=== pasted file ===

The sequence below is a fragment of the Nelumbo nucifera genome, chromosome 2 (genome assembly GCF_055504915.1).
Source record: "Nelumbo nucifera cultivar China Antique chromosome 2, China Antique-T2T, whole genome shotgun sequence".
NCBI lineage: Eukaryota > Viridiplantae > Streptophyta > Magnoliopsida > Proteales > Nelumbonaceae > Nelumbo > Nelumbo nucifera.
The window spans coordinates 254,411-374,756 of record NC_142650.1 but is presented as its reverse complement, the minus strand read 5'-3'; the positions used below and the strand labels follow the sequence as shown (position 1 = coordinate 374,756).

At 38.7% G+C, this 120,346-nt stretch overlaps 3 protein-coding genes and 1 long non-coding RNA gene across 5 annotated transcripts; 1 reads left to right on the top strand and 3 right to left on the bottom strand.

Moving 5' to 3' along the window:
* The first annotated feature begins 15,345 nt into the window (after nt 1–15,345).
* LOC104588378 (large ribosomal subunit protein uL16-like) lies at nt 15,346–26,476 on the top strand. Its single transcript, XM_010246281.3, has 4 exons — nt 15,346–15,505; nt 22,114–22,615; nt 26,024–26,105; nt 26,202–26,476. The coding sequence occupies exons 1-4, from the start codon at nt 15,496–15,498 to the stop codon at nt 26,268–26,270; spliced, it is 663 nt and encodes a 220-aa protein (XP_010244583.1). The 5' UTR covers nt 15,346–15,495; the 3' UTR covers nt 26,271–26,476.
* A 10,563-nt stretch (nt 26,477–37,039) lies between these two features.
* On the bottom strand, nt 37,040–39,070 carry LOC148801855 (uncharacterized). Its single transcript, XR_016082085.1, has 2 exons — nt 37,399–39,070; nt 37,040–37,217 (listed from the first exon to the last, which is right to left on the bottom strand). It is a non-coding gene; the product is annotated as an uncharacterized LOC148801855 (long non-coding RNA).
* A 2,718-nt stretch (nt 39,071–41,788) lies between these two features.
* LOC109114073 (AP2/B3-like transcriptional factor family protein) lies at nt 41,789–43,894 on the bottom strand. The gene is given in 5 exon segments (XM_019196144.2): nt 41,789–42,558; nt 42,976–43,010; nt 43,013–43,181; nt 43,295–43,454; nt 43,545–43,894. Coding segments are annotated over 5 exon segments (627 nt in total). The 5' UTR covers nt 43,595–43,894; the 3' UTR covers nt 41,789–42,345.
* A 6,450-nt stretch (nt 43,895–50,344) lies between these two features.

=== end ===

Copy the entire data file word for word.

The sequence below is a fragment of the Nelumbo nucifera genome, chromosome 2 (genome assembly GCF_055504915.1).
Source record: "Nelumbo nucifera cultivar China Antique chromosome 2, China Antique-T2T, whole genome shotgun sequence".
NCBI lineage: Eukaryota > Viridiplantae > Streptophyta > Magnoliopsida > Proteales > Nelumbonaceae > Nelumbo > Nelumbo nucifera.
The window spans coordinates 254,411-374,756 of record NC_142650.1 but is presented as its reverse complement, the minus strand read 5'-3'; the positions used below and the strand labels follow the sequence as shown (position 1 = coordinate 374,756).

At 38.7% G+C, this 120,346-nt stretch overlaps 3 protein-coding genes and 1 long non-coding RNA gene across 5 annotated transcripts; 1 reads left to right on the top strand and 3 right to left on the bottom strand.

Moving 5' to 3' along the window:
* The first annotated feature begins 15,345 nt into the window (after nt 1–15,345).
* LOC104588378 (large ribosomal subunit protein uL16-like) lies at nt 15,346–26,476 on the top strand. Its single transcript, XM_010246281.3, has 4 exons — nt 15,346–15,505; nt 22,114–22,615; nt 26,024–26,105; nt 26,202–26,476. The coding sequence occupies exons 1-4, from the start codon at nt 15,496–15,498 to the stop codon at nt 26,268–26,270; spliced, it is 663 nt and encodes a 220-aa protein (XP_010244583.1). The 5' UTR covers nt 15,346–15,495; the 3' UTR covers nt 26,271–26,476.
* A 10,563-nt stretch (nt 26,477–37,039) lies between these two features.
* On the bottom strand, nt 37,040–39,070 carry LOC148801855 (uncharacterized). Its single transcript, XR_016082085.1, has 2 exons — nt 37,399–39,070; nt 37,040–37,217 (listed from the first exon to the last, which is right to left on the bottom strand). It is a non-coding gene; the product is annotated as an uncharacterized LOC148801855 (long non-coding RNA).
* A 2,718-nt stretch (nt 39,071–41,788) lies between these two features.
* LOC109114073 (AP2/B3-like transcriptional factor family protein) lies at nt 41,789–43,894 on the bottom strand. The gene is given in 5 exon segments (XM_019196144.2): nt 41,789–42,558; nt 42,976–43,010; nt 43,013–43,181; nt 43,295–43,454; nt 43,545–43,894. Coding segments are annotated over 5 exon segments (627 nt in total). The 5' UTR covers nt 43,595–43,894; the 3' UTR covers nt 41,789–42,345.
* A 6,450-nt stretch (nt 43,895–50,344) lies between these two features.